In this State religion Confucius taught that the only true, rational, permanent and absolute basis, not only of a State, but of all Society and civilisation, is this law of the gentleman, the sense of honour in man. Now you, all of you, even those who believe that there is no morality in politics_all of you, I think, know and will admit the importance of this sense of honour in men in human society. But I am not quite sure that all of you are aware of the absolute necessity of this sense of honour in men for the carrying on of every form of human society; in fact, as the proverb which says: "There must be honour even among thieves, " show_even for the carrying on of a society of thieves. Without the sense of honour in men, all society and civilisation would on the instant break down and become impossible. Will you allow me to show you how this is so? Let us take, for example, such a trivial matter as gambling in social life. Now unless men when they sit down to gamble all recognise and feel themselves bound by the sense of honour to pay when a certain colour of cards or dice turns up, gambling would on the instant become impossible. The merchants again_unless merchants recognise and feel themselves bound by the sense of honour to fulfil their contracts, all trading would become impossible. But you will say that the merchant who repudiates his contract can be taken to the law-court. True, but if there were no law-courts, what then? Besides, the law-court_how can the law-court make the defaulting merchant fulfil his contract? By force. In fact, without the sense of honour in men, society can only be held together for a time by force. But then I think I can show you that force alone cannot hold society permanently together. The policeman who compels the merchant to fulfil his contract, uses force. But the lawyer, magistrate or president of a republic_how does he make the policeman do his duty? You know he cannot do it by force; but then by what? Either by the sense of honour in the policemen or by fraud.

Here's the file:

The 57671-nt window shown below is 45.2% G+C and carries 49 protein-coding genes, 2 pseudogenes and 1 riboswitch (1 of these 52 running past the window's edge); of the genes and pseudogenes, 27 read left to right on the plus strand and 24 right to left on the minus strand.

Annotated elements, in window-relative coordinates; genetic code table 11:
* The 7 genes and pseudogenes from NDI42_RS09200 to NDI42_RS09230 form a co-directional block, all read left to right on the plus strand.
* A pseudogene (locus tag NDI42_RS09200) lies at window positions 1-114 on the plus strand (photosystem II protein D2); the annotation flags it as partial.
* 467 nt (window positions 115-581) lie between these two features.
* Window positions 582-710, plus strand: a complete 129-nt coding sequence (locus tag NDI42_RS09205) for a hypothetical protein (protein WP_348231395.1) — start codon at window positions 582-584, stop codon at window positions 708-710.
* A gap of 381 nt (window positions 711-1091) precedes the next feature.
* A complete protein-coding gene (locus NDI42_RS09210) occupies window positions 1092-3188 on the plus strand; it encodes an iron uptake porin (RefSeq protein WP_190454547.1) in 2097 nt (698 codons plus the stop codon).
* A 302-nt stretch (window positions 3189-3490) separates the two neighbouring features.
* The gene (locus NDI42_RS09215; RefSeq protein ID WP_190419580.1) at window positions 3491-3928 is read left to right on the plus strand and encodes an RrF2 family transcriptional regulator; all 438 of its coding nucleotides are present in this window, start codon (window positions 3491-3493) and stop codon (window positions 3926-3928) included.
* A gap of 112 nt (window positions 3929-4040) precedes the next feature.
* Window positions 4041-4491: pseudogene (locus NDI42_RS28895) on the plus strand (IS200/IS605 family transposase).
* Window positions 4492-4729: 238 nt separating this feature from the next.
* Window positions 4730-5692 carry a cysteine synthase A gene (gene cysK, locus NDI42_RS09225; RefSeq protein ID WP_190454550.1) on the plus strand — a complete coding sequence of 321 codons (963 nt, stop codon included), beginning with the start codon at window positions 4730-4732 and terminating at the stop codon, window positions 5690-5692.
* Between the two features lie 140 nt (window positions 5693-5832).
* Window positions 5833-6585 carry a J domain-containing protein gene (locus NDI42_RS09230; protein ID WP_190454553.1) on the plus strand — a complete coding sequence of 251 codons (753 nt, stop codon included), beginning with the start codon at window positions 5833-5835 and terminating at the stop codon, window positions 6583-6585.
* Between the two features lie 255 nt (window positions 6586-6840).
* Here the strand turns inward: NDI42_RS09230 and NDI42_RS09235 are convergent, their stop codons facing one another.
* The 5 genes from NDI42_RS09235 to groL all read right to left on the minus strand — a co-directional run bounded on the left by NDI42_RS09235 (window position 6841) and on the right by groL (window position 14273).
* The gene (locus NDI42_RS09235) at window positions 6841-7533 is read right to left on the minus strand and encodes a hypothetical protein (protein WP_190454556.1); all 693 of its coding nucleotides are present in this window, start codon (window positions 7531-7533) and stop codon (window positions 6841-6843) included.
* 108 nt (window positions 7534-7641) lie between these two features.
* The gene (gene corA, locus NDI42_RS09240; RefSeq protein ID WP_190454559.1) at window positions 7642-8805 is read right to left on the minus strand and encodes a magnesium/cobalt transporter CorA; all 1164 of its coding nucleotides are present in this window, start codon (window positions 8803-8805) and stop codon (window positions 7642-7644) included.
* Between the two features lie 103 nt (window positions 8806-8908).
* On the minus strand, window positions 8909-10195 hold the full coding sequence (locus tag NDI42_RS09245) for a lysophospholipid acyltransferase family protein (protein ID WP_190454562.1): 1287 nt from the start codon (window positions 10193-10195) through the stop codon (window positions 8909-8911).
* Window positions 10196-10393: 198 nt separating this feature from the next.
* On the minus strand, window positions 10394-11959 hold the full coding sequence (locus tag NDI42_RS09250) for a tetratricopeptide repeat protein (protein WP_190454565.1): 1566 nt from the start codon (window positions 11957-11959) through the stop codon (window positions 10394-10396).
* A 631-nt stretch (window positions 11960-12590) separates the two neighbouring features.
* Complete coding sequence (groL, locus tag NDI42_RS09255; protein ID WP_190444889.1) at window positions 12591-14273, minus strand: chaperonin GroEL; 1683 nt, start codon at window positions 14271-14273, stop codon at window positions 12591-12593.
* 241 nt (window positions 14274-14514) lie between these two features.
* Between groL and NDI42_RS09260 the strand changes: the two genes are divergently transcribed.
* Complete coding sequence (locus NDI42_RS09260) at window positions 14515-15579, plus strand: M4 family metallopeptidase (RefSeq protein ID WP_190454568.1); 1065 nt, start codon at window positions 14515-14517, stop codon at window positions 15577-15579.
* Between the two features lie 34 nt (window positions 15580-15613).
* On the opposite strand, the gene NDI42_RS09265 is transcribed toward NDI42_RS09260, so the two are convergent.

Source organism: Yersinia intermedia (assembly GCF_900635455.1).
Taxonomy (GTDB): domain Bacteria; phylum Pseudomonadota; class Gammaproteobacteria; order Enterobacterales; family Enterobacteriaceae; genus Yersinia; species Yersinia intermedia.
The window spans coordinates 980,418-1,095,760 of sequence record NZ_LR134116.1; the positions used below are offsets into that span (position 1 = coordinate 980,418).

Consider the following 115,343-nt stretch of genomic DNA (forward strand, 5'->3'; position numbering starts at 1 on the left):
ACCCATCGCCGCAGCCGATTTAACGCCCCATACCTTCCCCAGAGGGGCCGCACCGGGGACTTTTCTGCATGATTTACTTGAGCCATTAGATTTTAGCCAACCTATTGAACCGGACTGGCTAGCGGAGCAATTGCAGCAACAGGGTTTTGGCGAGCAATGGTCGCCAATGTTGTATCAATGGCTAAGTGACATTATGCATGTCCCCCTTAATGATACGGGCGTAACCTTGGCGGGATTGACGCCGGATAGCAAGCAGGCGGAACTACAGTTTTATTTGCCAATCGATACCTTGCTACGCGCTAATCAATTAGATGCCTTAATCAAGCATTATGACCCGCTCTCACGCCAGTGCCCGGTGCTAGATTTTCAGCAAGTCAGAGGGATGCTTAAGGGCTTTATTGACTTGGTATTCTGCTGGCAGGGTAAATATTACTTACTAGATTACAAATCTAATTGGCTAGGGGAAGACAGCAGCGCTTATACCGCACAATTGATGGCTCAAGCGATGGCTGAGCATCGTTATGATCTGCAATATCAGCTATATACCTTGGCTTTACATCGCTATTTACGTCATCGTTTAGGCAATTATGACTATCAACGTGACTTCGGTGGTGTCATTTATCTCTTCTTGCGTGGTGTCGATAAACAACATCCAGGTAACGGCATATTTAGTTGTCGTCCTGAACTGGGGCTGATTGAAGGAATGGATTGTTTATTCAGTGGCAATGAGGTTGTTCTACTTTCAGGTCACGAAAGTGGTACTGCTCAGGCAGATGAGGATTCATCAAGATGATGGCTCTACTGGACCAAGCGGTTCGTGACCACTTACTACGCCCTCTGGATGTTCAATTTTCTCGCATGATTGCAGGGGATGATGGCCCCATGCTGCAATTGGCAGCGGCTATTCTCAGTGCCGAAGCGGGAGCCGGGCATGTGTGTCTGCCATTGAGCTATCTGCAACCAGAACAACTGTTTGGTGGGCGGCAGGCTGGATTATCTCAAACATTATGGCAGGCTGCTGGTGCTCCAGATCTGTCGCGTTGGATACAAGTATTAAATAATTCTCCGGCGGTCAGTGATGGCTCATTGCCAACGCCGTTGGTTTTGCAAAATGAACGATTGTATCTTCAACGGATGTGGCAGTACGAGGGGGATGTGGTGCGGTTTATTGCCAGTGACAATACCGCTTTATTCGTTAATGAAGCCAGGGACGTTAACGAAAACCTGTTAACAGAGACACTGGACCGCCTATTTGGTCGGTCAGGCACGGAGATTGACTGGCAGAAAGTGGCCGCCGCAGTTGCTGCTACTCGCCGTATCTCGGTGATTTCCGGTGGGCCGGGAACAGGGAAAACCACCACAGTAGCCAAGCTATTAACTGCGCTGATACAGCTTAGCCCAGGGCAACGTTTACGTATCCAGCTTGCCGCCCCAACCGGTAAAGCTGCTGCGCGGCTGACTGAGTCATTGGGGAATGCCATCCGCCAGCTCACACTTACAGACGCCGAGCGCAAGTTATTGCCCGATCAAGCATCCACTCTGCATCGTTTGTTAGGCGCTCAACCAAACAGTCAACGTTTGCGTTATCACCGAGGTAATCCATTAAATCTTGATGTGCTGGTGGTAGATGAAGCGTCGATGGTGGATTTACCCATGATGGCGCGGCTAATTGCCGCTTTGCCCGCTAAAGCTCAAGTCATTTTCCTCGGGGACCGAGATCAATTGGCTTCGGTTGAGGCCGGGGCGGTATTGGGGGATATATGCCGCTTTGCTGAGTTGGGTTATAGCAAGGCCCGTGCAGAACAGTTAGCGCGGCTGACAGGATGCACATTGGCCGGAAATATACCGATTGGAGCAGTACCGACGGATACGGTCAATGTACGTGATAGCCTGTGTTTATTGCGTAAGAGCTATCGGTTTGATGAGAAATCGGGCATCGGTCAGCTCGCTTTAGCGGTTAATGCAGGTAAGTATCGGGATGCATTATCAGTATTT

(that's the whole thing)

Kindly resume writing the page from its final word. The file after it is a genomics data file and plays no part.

In modem times all over the world to-day_and I am sorry to say now also in China_the lawyer, politician, magistrate and president of a republic make the policeman do his duty by fraud. In modem times the lawyer, politician, magistrate and president of a republic tell the policeman that he must do his duty, because it is for the good of society and for the good of his country; and that the good of society means that he, the policeman, can get his pay regularly, without which he and his family would die of starvation. The lawyer, politician or president of a republic who tells the policeman this, I say, zises fraud. I say it is fraud, because the good of the country, which for the policeman means fifteen shillings a week, which barely keeps him and his family from starvation, means for the lawye